Once sorted, the proteins are packaged into different types of vesicles which are labeled so that the cell knows
what to do with them. These vesicles bud-off from the
trans-face of the Golgi complex (the face pointing away
from the cell nucleus and pointing outward toward the cell membrane - the bottom face in the diagram above).
Some of these vesicles are secreted - they move to the cell surface membrane and fuse with it and release their
contents outside the cell in a process called
exocytosis. Other vesicles are stored until needed, for example,
vesicles of neurotransmitter are stored in the axon terminal of a nerve cell (neuron or neurone) until the nerve
passes a signal and then the neurotransmitter is secreted by exocytosis so that the neurotransmitter can pass
the signal on to the next cell. Plasma B cells are white blood cells (lymphocytes) that synthesise and secrete
proteins called antibodies that fight infection. These cells have a number of prominent Golgi complexes and as
soon as vesicles bud-off, containing mature antibody, they are immediately exported (constitutive exocytosis) so
that the cell churns out as much antibody as quickly as possible.

Some vesicles become
lysosomes (a special type of vesicle or a small vacuole - a vacuole is essentially a
large vesicle). The proteins carried by lysosomes are
hydrolytic enzymes, such as proteases (enzymes that
break-up  proteins) and the contents are also acidic. Lysosomes engulf old and worn out organelles and break
them down (
autophagy, lit. 'eating self'). They also digest and break-down 'food items' absorbed during
phagocytosis. In single-celled organisms this is a normal feeding process - the cells engulf food items, such as
bacteria and other smaller cells, in a process called
phagocytosis. Phagocytosis is a type of endocytosis,
which is the reverse of exocytosis - a pocket forms in the cell membrane enclosing the food item and then this
invagination pinches off as a
food / phagocytic vacuole which enters the cytoplasm. Lysosomes will then fuse
with the food vacuole, forming a
phagolysosome, in order to digest the food item. Useful nutrients enter the
cytosol and indigestible remains are excreted by exocytosis. Lysosomes budding from the Golgi are called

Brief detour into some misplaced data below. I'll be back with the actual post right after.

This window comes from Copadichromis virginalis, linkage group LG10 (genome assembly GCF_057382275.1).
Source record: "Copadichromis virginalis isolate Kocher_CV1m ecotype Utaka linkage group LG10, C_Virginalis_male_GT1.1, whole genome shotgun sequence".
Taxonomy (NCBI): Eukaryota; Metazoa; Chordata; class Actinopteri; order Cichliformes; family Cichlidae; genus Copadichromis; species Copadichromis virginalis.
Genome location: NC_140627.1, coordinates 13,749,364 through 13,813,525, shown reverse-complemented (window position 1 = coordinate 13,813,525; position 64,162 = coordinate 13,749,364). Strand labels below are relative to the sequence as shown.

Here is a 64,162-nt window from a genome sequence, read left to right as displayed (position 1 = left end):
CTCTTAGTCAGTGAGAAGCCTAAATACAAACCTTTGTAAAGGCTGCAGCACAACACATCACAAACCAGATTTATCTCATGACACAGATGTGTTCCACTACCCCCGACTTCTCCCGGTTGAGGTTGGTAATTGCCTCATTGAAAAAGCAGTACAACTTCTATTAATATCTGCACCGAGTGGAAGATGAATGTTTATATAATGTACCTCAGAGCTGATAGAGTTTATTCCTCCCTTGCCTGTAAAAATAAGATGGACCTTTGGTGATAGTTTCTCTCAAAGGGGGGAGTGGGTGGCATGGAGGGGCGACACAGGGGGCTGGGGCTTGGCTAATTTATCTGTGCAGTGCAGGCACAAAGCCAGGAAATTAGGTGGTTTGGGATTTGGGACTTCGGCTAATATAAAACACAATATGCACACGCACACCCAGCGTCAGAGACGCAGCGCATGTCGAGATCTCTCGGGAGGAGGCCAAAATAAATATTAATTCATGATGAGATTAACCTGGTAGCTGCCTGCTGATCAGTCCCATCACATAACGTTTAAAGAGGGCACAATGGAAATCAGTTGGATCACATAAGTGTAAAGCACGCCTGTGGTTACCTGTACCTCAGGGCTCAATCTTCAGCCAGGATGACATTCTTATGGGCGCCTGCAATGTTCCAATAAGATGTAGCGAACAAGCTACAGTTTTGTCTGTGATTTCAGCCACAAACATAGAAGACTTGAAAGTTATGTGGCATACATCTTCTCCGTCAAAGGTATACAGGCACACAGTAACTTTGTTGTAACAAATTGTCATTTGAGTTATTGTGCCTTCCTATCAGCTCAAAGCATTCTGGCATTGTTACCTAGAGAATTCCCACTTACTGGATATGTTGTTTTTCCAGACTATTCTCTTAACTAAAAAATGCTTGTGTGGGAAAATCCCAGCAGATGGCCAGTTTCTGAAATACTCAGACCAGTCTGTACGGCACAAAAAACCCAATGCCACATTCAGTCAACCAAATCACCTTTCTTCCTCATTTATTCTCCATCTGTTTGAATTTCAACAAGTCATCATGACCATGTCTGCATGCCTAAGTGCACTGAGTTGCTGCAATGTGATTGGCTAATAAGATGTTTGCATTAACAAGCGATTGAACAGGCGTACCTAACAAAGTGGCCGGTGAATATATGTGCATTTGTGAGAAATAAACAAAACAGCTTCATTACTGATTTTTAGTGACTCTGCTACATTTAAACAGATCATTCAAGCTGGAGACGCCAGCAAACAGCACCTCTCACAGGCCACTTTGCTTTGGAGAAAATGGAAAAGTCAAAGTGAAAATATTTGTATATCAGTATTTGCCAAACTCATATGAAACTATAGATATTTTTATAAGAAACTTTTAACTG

primary lysosomes. Secondary lysosomes are phagolysosomes in which the food stuff is at least partly digested.

Lysosomes are also important in
apoptosis or programmed-cell death in which a cell self-destructs. This is
important in the disposal of old and worn-out cells and cells that are no longer required during development. In
apoptosis the lysosomes release their proteases into the cytosol, destroying the cell and its organelles. These
proteases include members of the
cathepsin protease family.

Lysosomes occur only rarely in plant cells, since their function is taken over by the main vacuole (though
sometimes this vacuole breaks-up into smaller vacuoles, which possibly forms those lysosomes that have been
observed in plant cells).

Proteins targeted for lysosomes carry the phosphorylated sugar mannose-6-phosphate as an address tag,
which the Golgi adds to them. In this way the attached carbohydrates act as
signal sequences. The Golgi also
synthesises many of the carbohydrates. For example, it synthesises gylcosaminoglycans (GAGs) which are
chains of a repeating disaccharide (in this case each disaccharide is a six-carbon hexose sugar or hexuronic
acid and a hexosamine) which are added to proteins to make proteoglycans which are exported in vesicles and
secreted to form the extracellular matrix (ECM).

You may be wondering how do the proteins move from the
cis-cisterna of the Golgi, where they arrive, to the
trans-cisterna where they are exported in vesicles. The answer appears to be cisternal maturation - vesicles
bud from the
trans-cisterna until it is completely dispersed, then the next cisterna in-line becomes the
trans-cisterna. Since fusion of RER vesicles forms new
cis-cisternae, the stack remains, but in a state of
dynamic flux, with a
cis-cisterna eventually becoming the trans-cisterna as it matures - a constant cycling like a
conveyor belt. As the cisternae mature, their contents change as enzymes are added or removed.